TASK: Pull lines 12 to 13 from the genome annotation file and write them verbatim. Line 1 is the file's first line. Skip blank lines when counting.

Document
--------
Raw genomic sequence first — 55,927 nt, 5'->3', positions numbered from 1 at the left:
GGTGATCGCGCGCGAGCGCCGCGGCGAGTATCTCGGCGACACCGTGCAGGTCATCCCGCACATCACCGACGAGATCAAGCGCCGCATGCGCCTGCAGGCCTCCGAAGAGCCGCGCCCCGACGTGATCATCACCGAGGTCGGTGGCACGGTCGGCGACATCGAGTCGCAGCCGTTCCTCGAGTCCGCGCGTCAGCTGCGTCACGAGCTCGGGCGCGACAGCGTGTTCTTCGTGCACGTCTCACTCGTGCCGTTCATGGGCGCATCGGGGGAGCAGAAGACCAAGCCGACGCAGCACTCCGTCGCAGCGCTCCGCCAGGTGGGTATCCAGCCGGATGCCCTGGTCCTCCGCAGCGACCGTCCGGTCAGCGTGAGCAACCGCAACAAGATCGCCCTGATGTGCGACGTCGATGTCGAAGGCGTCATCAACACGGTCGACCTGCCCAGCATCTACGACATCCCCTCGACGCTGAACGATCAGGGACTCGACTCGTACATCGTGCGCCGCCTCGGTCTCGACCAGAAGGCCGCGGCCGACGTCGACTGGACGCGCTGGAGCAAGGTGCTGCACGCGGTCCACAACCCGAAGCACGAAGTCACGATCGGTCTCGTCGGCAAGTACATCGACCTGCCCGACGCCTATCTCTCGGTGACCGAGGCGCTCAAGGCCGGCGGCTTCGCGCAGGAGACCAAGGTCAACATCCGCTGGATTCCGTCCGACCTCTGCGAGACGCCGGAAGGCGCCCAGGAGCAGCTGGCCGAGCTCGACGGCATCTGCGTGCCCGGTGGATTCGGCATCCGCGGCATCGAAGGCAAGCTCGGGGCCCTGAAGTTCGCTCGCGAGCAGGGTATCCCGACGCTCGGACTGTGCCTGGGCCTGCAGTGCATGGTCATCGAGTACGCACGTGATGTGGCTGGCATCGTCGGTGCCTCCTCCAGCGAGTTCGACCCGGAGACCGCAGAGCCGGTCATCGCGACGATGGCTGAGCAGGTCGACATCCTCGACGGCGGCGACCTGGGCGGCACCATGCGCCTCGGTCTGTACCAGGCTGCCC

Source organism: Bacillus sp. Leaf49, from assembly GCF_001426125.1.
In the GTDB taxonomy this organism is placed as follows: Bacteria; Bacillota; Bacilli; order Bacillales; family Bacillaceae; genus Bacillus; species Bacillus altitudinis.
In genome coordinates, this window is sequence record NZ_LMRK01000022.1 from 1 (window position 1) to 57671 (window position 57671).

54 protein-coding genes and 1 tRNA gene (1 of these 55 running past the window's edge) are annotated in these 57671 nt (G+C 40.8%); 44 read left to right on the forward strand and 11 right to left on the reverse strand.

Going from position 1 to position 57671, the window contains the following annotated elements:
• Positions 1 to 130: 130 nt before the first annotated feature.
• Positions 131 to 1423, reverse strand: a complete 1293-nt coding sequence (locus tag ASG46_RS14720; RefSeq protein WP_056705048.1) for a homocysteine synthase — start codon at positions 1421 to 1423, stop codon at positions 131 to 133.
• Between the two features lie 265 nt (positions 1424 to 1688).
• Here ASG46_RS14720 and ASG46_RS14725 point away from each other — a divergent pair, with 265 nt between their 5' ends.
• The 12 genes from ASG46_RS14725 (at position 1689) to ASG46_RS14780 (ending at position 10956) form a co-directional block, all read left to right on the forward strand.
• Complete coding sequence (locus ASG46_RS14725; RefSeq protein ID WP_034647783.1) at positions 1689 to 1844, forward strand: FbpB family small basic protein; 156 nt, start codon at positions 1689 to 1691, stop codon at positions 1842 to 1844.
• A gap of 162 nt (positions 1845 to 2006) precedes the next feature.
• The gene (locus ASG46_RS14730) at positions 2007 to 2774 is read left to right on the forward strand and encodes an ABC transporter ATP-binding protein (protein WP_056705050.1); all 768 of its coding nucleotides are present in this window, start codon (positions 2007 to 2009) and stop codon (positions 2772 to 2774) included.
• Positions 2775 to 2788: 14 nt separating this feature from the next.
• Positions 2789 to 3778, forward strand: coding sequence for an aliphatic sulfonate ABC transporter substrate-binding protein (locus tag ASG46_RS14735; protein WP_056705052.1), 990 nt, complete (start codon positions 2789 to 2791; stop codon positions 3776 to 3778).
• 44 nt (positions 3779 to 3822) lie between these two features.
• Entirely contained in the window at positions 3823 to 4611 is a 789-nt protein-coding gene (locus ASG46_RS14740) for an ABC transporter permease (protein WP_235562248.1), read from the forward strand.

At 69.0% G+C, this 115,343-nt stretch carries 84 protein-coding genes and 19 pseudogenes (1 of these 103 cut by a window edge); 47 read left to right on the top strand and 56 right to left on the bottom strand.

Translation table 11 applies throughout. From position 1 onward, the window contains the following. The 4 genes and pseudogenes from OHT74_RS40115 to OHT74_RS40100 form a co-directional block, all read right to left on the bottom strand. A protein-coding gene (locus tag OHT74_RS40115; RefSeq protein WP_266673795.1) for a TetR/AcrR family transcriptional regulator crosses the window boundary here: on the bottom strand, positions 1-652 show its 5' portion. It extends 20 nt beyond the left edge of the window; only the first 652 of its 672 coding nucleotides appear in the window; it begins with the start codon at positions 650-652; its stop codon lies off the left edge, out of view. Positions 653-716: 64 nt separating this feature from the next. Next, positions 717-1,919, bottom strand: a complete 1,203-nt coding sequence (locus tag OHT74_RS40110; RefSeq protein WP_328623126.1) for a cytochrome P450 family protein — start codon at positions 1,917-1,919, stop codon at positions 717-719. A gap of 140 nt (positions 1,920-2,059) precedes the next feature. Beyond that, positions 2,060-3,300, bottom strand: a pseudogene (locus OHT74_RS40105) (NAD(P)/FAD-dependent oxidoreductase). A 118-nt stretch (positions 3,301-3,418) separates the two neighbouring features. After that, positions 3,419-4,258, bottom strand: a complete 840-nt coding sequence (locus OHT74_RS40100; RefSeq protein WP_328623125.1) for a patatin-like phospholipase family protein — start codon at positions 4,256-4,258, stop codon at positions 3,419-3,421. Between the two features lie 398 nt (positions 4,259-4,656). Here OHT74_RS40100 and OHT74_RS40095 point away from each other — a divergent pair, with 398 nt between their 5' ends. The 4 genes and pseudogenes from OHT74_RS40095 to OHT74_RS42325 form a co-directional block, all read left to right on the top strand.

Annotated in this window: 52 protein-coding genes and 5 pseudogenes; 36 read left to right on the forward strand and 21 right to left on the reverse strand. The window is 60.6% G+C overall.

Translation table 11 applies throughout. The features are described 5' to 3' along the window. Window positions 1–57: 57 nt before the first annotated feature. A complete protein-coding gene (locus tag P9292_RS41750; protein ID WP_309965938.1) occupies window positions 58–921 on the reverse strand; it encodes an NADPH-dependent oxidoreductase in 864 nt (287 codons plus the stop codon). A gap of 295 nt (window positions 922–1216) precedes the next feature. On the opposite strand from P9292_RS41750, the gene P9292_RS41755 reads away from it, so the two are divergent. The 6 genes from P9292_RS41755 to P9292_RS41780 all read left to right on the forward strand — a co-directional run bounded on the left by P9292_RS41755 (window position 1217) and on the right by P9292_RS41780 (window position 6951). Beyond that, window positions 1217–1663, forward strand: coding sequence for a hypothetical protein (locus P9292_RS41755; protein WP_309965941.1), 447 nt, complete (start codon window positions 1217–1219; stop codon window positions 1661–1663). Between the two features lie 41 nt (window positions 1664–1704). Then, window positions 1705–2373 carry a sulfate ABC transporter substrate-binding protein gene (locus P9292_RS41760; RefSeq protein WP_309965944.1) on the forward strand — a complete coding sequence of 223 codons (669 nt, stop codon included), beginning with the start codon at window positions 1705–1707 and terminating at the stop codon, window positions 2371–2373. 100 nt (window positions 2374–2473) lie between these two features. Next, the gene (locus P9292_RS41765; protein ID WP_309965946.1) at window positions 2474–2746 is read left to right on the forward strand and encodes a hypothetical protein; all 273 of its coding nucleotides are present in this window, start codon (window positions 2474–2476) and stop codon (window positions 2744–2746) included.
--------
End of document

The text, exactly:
• The 12 genes from ASG46_RS14725 (at position 1689) to ASG46_RS14780 (ending at position 10956) form a co-directional block, all read left to right on the forward strand.
• Complete coding sequence (locus ASG46_RS14725; RefSeq protein ID WP_034647783.1) at positions 1689 to 1844, forward strand: FbpB family small basic protein; 156 nt, start codon at positions 1689 to 1691, stop codon at positions 1842 to 1844.